Gov. Dannel P. Malloy at a ceremony marking Connecticut's certification as the second state to end veterans' homelessness. CTMIRROR.ORG
Gov. Dannel P. Malloy at a ceremony marking Connecticut's certification as the second state to end veterans' homelessness.
Gov. Dannel P. Malloy at a ceremony marking Connecticut’s certification as the second state to end veterans’ homelessness. CTMIRROR.ORG
Gov. Dannel P. Malloy at a ceremony marking Connecticut’s certification as the second state to end veterans’ homelessness. CTMIRROR.ORG

As Gov. Dannel P. Malloy and the General Assembly debate what government’s core responsibilities are in an era of dwindling revenues, the federal government has certified Connecticut as the second state to effectively end homelessness among veterans.

“This is Neil Armstrong walking on the moon kind of stuff,” Richard Cho, the deputy director of the U.S. Interagency Council on Homelessness, told an audience Thursday in the drill shed of the State Armory in Hartford.

The moon shot comparison may be overwrought. President Obama’s declaration in 2014 that the U.S. should be able to house all veterans by the end of 2015 yielded no new technologies or silver-bullet approach to coping with a significant sliver of the seemingly intractable problem of homelessness.

But, in a time when polls show flagging confidence in government, state and federal agencies worked with non-profit providers to build what Cho’s agency says is “a sustainable system” to continually identify homeless veterans and provide stable, permanent housing within 90 days.

“Yay for us! Yay for Connecticut veterans!” Laurie Harkness, the founder and director of the federal Veterans Administration’s well-regarded community care program in Connecticut, told the audience dominated by service providers. “But yay also for homeless people in general, because we do now, as people have said, have the blueprint.”

Malloy promised to maintain support for the unusual interagency campaign to end homelessness among veterans, even as Connecticut copes with a fiscal crisis certain to mean other government services will be curtailed. But Malloy said one lesson of the success is that money is only part of the story.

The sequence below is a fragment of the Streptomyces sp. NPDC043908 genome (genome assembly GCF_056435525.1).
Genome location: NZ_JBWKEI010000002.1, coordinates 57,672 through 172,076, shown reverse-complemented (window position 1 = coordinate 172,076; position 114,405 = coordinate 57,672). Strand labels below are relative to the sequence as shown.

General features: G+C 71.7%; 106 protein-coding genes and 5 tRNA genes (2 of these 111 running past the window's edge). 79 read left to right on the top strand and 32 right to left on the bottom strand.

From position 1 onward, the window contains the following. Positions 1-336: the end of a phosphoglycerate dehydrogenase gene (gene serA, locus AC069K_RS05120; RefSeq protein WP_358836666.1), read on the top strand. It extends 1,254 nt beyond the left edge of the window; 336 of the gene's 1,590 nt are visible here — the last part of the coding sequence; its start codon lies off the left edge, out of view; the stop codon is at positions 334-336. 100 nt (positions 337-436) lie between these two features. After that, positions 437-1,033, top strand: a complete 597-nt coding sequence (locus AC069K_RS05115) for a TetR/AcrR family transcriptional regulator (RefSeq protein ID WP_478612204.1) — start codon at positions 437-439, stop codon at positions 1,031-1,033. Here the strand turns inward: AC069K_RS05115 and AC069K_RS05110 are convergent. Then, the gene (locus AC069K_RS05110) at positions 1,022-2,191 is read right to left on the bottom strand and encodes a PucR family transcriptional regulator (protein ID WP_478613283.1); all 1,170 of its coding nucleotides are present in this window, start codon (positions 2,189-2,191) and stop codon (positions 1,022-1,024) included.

“We made it a priority. It continues to be a priority. We will fund these programs for the amount of money necessary to have them prosper,” Malloy said. “Having said that, as this effort has proven, we can do things far more efficiently when we get outside the boxes we have otherwise put ourselves in.”

Obama issued a challenge to governors and mayors of eliminating veterans’ homelessness by the end of 2015. Last year, Connecticut was the first state certified as ending chronic homelessness for veterans, which was defined as being homeless for a year or for four times in several years.

The declaration that Connecticut now is the second state after Virginia to effectively eliminate all veterans’ homelessness comes after a much longer effort by service providers, as well as investments by the Malloy administration that have helped preserve, rehabilitate or build more than 15,000 units of affordable housing.

Harkness said in interview that Malloy’s support for meeting Obama’s goal helped bring disparate state and federal agencies into a coordinated system.

“You have to remember, five years ago none of us were talking to each other,” said Harkness, who is about to retire from the VA. “HUD wasn’t talking. The Department of Correction wasn’t talking. The state Department of Veterans Affairs wasn’t talking.”

Harkness was among those singled out by Malloy for building a system that allows Connecticut to claim veterans’ homelessness effectively is over, even if no one claims no veteran ever will fall into homelessness.

“It means making it rare, brief and non-recurring,” said Alicia Woodsby, the executive director of the Partnership for Strong Communities, a non-profit dedicated to ending homelessness. “And that’s the target we’re shooting for and have met for veterans in Connecticut.”

Last year, one of Malloy’s other priorities, a second chance initiative for criminal offenders, fed into the veterans effort: The state Department of Correction opened a 110-bed community reintegration unit that helps vets in prison prepare for release. Nearly 800 veterans are in prison in Connecticut.

“It was developing a more efficient structure. In the past, those 800 veterans were scattered all through the state. My re-entry staff were going to every prison. It was so inefficient,” Harkness said. “By putting everybody together, not only do we have a more effective system, veterans are being discharged from incarceration with housing, with healthcare, skills, jobs. It just makes sense.”

Connecticut placed 766 veterans in permanent housing last year, also ensuring they had appropriate services.

Malloy, who made affordable housing a priority after taking office in 2011, said he signed onto Obama’s challenge program at the urging of Luke Bronin, an Afghanistan veteran who was his general counsel before resigning to successfully run for mayor of Hartford last year

“When he was my counsel, [he] urged that we join this effort and convinced me that we could do it, and that we ought to do it, and even if we couldn’t do it, we should try to do it,” Malloy said.

The governor said the state’s new goal is to eliminate all homelessness in the next year, using the same model: a holistic approach to assess the needs of, and find appropriate services for, the homeless.

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Mark PazniokasCapitol Bureau Chief

Mark is the Capitol Bureau Chief and a co-founder of CT Mirror. He is a frequent contributor to WNPR, a former state politics writer for The Hartford Courant and Journal Inquirer, and contributor for The New York Times.

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